ABA President Mary Smith urges members to protect democracy and help the next generation ‘meet the moment’
ABA President Mary Smith is urging members to “meet the moment” by helping the next generation of lawyers, protecting democracy and addressing how technology will change the practice of law.
Speaking to the House of Delegates on Monday at the 2024 midyear meeting in Louisville, Kentucky, Smith harked back to the founding of the ABA and how it met the moment in 1878 when technology meant a printing press.
“We have come a long way since our founding,” said Smith, acknowledging that the legal profession today would be unrecognizable to the ABA’s founders.
The ABA needs to “stay ahead of the trends affecting the profession,” Smith told the House. Smith cited artificial intelligence technology, remote work and the mental health needs of young lawyers as challenging but important trends within the legal profession.
Generation Z is the most ethnically diverse generation in American history, Smith said. Generation Z, which is just entering the legal profession, grew up with technology, the internet and social media, and the ABA needs to adapt to meet their needs and the ways that they communicate.
Follow along with the ABA Journal’s coverage of the 2024 ABA Midyear Meeting here.
The ABA is in the unique position to help new lawyers become better lawyers, Smith said.
“Are we doing that effectively?” she asked. “Are we meeting them where we are?”
Smith said that the ABA should be “helping young lawyers navigate the practice of law,” and recognize that we are “living in a time where our very democracy is in peril.”
The ABA has the ability to mobilize lawyers and urged members to go back to their states and stand up for secure elections and the rule of law, she told the House.
The association needs to “meet the moment” by dedicating “ourselves to be the defenders of democracy,” said Smith.
In the afternoon session, the ABA Nominating Committee announced its selections for future leadership positions. Michelle A. Behnke, who ran unopposed, has been named the ABA president-elect nominee. Behnke said she is committed to developing and implementing a “robust strategic plan” for the association.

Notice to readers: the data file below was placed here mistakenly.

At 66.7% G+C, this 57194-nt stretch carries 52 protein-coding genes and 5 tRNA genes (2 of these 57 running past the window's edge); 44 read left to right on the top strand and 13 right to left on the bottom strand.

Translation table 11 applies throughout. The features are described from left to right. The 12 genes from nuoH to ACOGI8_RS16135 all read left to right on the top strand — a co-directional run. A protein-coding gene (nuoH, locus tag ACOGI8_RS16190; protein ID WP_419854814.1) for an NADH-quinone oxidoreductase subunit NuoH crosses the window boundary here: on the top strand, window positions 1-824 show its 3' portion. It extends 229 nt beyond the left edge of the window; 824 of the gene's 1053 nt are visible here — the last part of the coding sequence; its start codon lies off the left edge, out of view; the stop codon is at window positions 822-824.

Behnke, who served a three-year term as ABA treasurer and has also served as chair of the Commission on Racial and Ethnic Diversity in the Profession, said that the ABA must find “new ways to ensure diversity, inclusion, fairness, and opportunity.”
The work “will not be easy,” said Behnke, who is principal of Michelle Behnke & Associates in Madison, Wisconsin. “We’re lawyers. We are used to doing hard things.”
Behnke’s nomination will come before the House at the 2024 ABA Annual Meeting in August. She would succeed the current president-elect, William R. Bay, whose term as ABA president will begin at the close of this year’s annual meeting, and her time in office would be for the 2025-2026 term.
In a news release announcing her nomination, the ABA notes that Behnke “primarily practices in the areas of business mergers and acquisitions and real estate and estate planning” and “has dealt with issues of cross-border asset acquisition, real estate refinancing with insurance companies and annexation of property into city limits.”
Among other selections by the nominating committee, Jonathan Cole was chosen to be chair of the House of Delegates for the 2024-2026 term. Cole, a shareholder of Baker, Donelson, Bearman, Caldwell & Berkowitz in Nashville, Tennessee, has been chair of the ABA Standing Committee on Bar Activities and Services and Young Lawyers Division.
Updated at 3:56 p.m. to add the ABA Nominating Committee’s selections and Michelle A. Behnke’s remarks.